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Who are you Part 2: Extraversion and Intraversion

Extraversion and Introversion are the first two psychological preferences. Where do you focus your energies and place your focus? Do you prefer to spend your time with people and objects in the outside world (Extraversion) or with thoughts and pictures in your inner world (Introversion)?

The phrases extraversion and introversion. G. Jung explains how people focus their energy through various attitudes. In psychology, these phrases have a different meaning than they do in normal conversation.

We all have an extravert and an introvert personality type. Introversion is not to be confused with shyness or reclusiveness. They have nothing in common.

 

E – Extraversion

 

You’re probably an extrovert if you’re stimulated by being among people and social settings. When creating objectives, you should also consider the following factors.

  • Extroverts go about making goals in the same way they go about everything else: by talking about it. Extroverts’ goal-setting is frequently done in a group context. Because you have to think out loud, our introverted “I” counterparts sometimes become a little agitated. You may ask the help of an accountability partner, coach, mentor, or a buddy or two to have this chat with you if you know this about yourself. (I’m a “E,” so I speak from personal experience here!)
  • It’s very crucial to write down your goals if you’re a “E.” If your executive or boss is an introvert, this will be really beneficial since it allows him or her to contemplate and assimilate the information before discussing it with you.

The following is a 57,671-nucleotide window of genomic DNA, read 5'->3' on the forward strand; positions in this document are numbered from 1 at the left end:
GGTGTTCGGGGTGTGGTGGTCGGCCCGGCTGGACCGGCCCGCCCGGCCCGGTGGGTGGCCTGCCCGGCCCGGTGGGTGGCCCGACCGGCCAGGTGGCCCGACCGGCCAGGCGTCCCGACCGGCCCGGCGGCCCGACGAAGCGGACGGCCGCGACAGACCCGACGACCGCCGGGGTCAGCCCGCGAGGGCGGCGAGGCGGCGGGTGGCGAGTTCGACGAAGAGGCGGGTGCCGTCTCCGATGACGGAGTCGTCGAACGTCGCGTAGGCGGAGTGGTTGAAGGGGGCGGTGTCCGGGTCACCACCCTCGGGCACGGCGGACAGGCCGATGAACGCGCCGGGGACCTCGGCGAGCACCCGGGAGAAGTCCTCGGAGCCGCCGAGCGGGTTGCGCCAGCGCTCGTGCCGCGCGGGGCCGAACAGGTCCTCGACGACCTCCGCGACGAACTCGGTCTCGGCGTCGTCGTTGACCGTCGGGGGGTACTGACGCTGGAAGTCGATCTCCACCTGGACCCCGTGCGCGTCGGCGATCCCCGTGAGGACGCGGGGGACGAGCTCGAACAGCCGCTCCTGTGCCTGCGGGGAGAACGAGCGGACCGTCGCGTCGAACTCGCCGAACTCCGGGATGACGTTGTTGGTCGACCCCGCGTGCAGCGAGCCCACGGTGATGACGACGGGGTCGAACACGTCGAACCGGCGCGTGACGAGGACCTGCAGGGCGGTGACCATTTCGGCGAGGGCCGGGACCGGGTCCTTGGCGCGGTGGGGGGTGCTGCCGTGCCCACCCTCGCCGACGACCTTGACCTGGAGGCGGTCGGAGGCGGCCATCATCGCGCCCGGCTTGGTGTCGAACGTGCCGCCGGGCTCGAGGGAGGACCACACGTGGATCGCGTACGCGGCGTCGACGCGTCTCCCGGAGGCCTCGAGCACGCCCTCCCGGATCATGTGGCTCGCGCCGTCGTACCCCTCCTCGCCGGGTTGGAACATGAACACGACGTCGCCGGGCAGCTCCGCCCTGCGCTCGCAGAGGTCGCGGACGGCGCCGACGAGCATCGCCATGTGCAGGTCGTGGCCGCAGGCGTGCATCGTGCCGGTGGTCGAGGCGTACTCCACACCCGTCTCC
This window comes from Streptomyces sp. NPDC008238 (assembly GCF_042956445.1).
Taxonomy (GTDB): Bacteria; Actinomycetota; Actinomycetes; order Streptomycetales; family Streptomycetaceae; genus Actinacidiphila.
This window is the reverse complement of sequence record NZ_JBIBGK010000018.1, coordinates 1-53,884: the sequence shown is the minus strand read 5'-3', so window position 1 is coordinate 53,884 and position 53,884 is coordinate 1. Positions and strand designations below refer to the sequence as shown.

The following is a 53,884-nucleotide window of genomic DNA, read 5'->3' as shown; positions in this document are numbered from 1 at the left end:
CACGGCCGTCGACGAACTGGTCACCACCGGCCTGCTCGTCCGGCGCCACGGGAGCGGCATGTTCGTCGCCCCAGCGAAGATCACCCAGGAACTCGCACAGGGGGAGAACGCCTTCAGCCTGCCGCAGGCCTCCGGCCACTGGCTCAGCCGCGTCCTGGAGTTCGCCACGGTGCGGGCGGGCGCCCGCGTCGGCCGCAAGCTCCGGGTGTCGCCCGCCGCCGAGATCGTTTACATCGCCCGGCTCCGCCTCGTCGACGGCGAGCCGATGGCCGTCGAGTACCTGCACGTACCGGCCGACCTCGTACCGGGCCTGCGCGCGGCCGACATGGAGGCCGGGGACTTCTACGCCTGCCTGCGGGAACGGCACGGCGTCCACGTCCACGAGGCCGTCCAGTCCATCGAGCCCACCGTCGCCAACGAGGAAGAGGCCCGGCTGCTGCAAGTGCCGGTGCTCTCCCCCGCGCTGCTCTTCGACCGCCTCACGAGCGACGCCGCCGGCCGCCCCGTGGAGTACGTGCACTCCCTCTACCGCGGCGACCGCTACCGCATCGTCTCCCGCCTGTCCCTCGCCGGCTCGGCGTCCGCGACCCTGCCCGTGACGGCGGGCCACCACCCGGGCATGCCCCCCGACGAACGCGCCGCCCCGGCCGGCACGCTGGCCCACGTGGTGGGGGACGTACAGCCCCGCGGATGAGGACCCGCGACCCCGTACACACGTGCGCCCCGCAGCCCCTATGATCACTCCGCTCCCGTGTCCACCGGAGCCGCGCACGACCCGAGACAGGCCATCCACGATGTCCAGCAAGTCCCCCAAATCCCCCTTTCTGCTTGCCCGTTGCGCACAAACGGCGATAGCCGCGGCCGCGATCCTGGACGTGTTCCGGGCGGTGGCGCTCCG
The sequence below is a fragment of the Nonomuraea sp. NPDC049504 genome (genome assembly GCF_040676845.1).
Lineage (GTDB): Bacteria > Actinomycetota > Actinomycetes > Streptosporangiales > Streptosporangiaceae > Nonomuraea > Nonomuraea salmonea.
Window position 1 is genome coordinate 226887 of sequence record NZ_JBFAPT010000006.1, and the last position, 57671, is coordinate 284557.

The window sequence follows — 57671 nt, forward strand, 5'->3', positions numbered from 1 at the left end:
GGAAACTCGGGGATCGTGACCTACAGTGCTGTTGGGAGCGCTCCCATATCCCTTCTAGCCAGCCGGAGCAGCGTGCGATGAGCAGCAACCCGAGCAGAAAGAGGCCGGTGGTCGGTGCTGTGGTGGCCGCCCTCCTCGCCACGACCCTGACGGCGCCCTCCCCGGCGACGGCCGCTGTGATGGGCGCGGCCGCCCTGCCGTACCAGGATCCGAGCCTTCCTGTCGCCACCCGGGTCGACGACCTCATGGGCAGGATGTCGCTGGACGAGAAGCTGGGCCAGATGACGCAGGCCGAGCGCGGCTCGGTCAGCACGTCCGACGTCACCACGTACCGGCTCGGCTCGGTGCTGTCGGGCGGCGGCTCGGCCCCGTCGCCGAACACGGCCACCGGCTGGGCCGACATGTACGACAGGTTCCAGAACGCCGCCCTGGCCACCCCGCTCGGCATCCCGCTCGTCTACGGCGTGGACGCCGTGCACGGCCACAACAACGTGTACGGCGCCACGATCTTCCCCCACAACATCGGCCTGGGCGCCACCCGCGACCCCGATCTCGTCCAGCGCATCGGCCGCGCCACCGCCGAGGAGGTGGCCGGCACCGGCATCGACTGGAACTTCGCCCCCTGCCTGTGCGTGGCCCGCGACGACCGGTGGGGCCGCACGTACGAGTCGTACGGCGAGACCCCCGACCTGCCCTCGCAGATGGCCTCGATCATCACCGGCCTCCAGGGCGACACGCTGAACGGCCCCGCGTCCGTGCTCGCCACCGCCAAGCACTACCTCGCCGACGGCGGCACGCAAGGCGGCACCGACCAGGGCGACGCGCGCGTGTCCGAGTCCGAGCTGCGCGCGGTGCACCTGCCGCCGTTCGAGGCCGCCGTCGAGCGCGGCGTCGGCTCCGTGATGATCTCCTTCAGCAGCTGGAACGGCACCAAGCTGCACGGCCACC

• Make sure to put your listening skills to the test. This will also assist people around you in providing constructive input during the goal-setting process

 

I – Intraversion

 

Follow these strategies during your goal-setting process if you are energized by calm circumstances and quiet time to ponder and contemplate.

  • The goal-setting process for introverts is more contemplative than for extroverts. To get to the greatest things, you’ll need time to think about and reflect on your goals. In your goal-setting process, allow for some silent meditation.
  • I’m sure your manager knows that you need this time to think about ideas for your performance objectives, especially if you’re a “I” who works with a “E.” If you’re a “I,” just because you’ve talked about them doesn’t imply you’ve decided on them.
  • Eliminate some frustration by making it clear that you’ll need to meet and finalize your goals once you’ve had that time to fully think through them.

 

Today, I’ve introduced two (2) personalities out of eight (8), remember – each personality has its own strengths and weakness; the same goes with your strategy in setting your goals.

 

If you don’t know what your personality combinations are, feel free to take this test.

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Karin Adoni
Articles: 68

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